So “we can now see the sunlight” according to Boris Johnson or, in the more circumspect words of Nicola Sturgeon, “we can see the light at the end of the tunnel”, at the critical stage in the fight against Covid-19.
One or both of them might be right but, in this frenetic crisis, one or both might be wrong tomorrow.
But one thing seems certain. If the majority of lockdown restrictions are not lifted soon, and our fragile economy is not somehow rebooted, then the damage caused to our nation’s mental health and wellbeing may become irreparable.
Instead of looking forward to a promising, prosperous future, our children face many years of uncertainty, their lives in danger of being permanently scarred by these awful events.
You don’t have to look far for evidence of the mental damage this enforced lockdown has had already on the nation’s psyche. Once calm, rational people seem teetering on the edge of rage and panic, as a trip to the shops becomes a stressful stop-start obstacle course of social distancing, hard stares and suspicion.
From taping up or, in Blackness, removing public benches (I expect to stop outsiders sitting on them), to those who scream at people who have forgotten to wear a mask, or criticise fellow supermarket shoppers for inadvertently standing 1.8 metres apart, rather than the recommended two metres.
Assaults, some serious, on shoppers and shop workers are apparently now on the rise. A close teenage relation of mine, whose part-time job is to monitor and control the numbers of those entering the store he works in, was when he finished work verbally assaulted and then asked for a square go by a 50-something lout.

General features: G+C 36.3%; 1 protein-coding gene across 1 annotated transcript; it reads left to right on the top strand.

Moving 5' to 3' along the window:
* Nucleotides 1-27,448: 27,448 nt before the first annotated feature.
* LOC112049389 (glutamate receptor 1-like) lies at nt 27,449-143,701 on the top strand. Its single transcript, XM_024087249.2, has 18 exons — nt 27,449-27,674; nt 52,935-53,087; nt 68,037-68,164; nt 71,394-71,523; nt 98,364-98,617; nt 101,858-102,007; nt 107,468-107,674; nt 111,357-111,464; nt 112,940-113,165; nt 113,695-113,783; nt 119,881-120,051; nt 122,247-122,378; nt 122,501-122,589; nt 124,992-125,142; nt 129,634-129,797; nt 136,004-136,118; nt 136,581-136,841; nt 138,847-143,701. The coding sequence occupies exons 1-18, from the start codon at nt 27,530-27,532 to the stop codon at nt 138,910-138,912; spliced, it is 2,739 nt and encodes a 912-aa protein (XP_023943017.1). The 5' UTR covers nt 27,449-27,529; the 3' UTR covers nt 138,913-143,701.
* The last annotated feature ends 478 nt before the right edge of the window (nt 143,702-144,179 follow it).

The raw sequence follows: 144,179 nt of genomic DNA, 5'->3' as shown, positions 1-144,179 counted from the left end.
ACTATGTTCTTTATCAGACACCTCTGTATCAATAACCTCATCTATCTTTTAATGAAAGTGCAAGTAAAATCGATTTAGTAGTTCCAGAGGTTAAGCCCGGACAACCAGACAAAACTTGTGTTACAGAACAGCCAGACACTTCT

Or the others who think the best way to social distance on a canal tow path is to walk along holding a stick out vertically at chest height? I nearly ended up in the canal with my bike!
And of course there are those, with gardens, who phone the police to complain about those who do not, but have the temerity to sit in a park, or on a beach, miles from anyone, on a sunny day.
If we are to ever get back to some sort of normality, and live our lives free of fear and anxiety, coronavirus or not, then this divisive and aberrant behaviour, brought about by the lockdown and an obsession with social distancing, has to stop. If not, society’s mental health will only worsen. Common sense must prevail and a phased lifting of the lockdown in Scotland, when we all feel it’s safe or safer to do so, must take place.
The Prime Minister is today expected to signal some restrictions could be eased from tomorrow; things like visits to garden centres and family trips to country parks may be allowed soon.
By June, Downing Street apparently hopes tennis, golf and angling might be allowed and, if all goes well and there is no second spike, the opening of pubs and restaurants?
Our First Minister is clearly not so sure and, rightly, will ensure Scots are properly protected before following London.
In the meantime, we wait and hope, hope and wait, watching for the sunlight to get brighter and the glimmer at the end of the tunnel to get bigger.